Science, Tech & Environment

What does HR look like in the office of the future

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How HR figures into future work places remains to be seen.

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Travis Wise/Flickr

Imagine the office of the future. Everyone’s at standing desks, manipulating their workflow like the cops in Minority Report. The whole thing probably looks a lot like the inside of an Apple store. Hold that picture in your mind — complete with gleaming surfaces and chrome — and ask yourself: Does the office of the future have an HR department?

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It’s hard to picture. The tasks we normally associate with Human Resources — doing payroll, managing health care, procuring your access badge — they all seem like candidates for automation. And tech companies like Namely and ZenPayroll are definitely trying to automate big parts of the HR process. 

ZenPayroll, as you might guess from its name, tries to make payroll easy and stress-free, especially for small businesses. Its payroll software runs on any device with an Internet connection, and it handles all payroll-related functions. Namely automates even more Human Resource work — tackling benefits, performance reviews and compensation management. It’ll even set up a private social network for your company, to help employees connect and work on projects together.

With software like that, more companies are doing away with traditional HR departments. A marketing firm in Toronto even replaced Human Resources with two concierges, who do traditional things like arrange mentoring sessions, but also pick up gifts for employees’ family members. Cool, right? Who doesn’t want someone else to remember your boyfriend or girlfriend’s birthday?

But to be sure, doing away with HR can lead to a whole host of problems.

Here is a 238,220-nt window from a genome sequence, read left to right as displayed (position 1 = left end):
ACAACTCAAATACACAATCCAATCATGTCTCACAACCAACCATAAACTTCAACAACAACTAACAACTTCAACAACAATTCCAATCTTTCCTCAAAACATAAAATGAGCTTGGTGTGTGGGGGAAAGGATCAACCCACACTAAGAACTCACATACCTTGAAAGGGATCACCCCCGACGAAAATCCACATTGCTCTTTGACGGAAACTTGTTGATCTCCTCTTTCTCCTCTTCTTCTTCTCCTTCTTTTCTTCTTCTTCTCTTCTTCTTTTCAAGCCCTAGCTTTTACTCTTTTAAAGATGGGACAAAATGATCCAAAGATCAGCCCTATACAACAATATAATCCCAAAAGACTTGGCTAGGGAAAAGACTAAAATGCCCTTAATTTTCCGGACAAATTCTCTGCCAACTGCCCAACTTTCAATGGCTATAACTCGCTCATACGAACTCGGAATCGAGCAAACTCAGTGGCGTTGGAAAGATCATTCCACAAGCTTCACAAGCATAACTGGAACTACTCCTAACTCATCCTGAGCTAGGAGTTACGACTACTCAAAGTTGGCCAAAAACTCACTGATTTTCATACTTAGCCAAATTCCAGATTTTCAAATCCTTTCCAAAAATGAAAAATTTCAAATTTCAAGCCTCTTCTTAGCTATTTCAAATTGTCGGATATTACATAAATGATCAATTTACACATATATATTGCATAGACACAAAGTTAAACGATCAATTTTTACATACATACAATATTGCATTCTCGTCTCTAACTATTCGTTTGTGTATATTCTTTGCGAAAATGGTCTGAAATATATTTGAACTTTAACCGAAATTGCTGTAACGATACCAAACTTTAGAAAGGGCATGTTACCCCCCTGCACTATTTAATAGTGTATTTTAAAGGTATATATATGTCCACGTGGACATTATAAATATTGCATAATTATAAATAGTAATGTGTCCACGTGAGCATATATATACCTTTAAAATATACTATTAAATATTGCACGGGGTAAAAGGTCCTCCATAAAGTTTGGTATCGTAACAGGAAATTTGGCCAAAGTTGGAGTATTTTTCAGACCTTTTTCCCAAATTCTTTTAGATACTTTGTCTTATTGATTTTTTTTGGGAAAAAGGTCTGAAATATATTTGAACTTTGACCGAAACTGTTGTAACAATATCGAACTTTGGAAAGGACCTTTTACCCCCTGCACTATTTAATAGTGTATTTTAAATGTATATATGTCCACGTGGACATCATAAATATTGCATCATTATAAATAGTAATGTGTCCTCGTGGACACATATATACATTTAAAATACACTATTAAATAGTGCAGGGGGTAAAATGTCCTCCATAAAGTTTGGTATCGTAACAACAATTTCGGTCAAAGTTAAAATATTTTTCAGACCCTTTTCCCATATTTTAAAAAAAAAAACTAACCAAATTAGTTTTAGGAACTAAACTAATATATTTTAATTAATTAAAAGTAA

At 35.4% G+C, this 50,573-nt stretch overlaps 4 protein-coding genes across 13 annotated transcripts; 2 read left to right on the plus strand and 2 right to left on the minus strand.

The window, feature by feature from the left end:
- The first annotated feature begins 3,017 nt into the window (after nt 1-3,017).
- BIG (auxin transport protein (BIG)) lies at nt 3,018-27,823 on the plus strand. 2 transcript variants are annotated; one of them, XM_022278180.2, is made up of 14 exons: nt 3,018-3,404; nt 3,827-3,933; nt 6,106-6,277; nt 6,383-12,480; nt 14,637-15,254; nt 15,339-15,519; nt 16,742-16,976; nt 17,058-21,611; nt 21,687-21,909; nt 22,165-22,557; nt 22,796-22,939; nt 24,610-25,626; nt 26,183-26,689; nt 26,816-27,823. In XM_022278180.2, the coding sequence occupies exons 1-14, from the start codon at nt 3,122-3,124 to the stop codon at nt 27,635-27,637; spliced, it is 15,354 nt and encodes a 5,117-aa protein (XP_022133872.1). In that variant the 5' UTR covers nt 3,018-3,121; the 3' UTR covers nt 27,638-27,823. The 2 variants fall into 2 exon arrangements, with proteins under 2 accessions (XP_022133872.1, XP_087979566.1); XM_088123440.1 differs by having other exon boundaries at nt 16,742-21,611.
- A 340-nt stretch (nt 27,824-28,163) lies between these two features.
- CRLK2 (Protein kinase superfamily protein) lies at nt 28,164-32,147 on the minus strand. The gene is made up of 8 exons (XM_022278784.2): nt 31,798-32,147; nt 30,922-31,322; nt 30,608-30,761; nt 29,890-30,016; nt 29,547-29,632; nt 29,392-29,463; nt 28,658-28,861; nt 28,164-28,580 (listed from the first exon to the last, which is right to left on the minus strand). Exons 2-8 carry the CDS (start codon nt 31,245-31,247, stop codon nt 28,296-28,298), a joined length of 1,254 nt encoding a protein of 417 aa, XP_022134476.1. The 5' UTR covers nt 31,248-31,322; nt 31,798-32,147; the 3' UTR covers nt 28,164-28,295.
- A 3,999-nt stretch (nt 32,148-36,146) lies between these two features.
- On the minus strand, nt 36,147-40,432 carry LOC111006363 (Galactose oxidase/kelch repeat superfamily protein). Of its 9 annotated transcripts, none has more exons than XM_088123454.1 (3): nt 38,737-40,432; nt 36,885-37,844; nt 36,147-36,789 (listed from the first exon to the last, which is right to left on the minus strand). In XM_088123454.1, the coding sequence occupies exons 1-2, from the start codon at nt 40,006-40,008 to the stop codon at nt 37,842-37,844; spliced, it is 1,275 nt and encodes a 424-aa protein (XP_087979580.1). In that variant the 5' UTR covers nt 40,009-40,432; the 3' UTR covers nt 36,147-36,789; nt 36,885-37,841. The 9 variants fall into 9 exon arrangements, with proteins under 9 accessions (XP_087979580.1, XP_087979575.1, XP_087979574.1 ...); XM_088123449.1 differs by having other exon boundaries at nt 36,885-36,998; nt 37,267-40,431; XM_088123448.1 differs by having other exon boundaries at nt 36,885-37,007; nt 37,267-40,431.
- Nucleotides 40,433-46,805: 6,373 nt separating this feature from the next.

“Organizations that have done away with HR completely underestimate the legal consequences," says Steven Miranda, managing director of Cornell’s Center for Advanced HR Studies. "What are the latest regulations on taking care of our veterans? How is the most recent proclamation on the Affordable Care Act going to affect our healthcare plans? So there’s 101 things that are not optional, that are legally required, and not having someone on your staff to take a look at them puts your company at legal and financial risk.”

Miranda believes that all this talk about the "end of HR" is shortsighted. He says it serves a critical role, not just keeping companies abreast of laws and regulations, but finding the best people for the organization and integrating them into the company.

Indeed, he points to an issue that's frequently in the news — the shocking lack of women and minorities within the tech world — and says it's something that better HR could help solve. “The [tech companies] would point towards this and say, well, we don’t need diversity, we just need top-level engineers. The reality is, you can have top-level engineers and a diverse workforce, thereby gaining access to even broader talent than what you thought was available before.”

So, unfortunately for The Office's Michael Scott, it looks like his enemy, Toby from Human Resources, may be part of the workplace of the future. Though hopefully, he’ll be sitting in an ergonomic desk.

This story first aired as an interview on Innovation Hub with Kara Miller.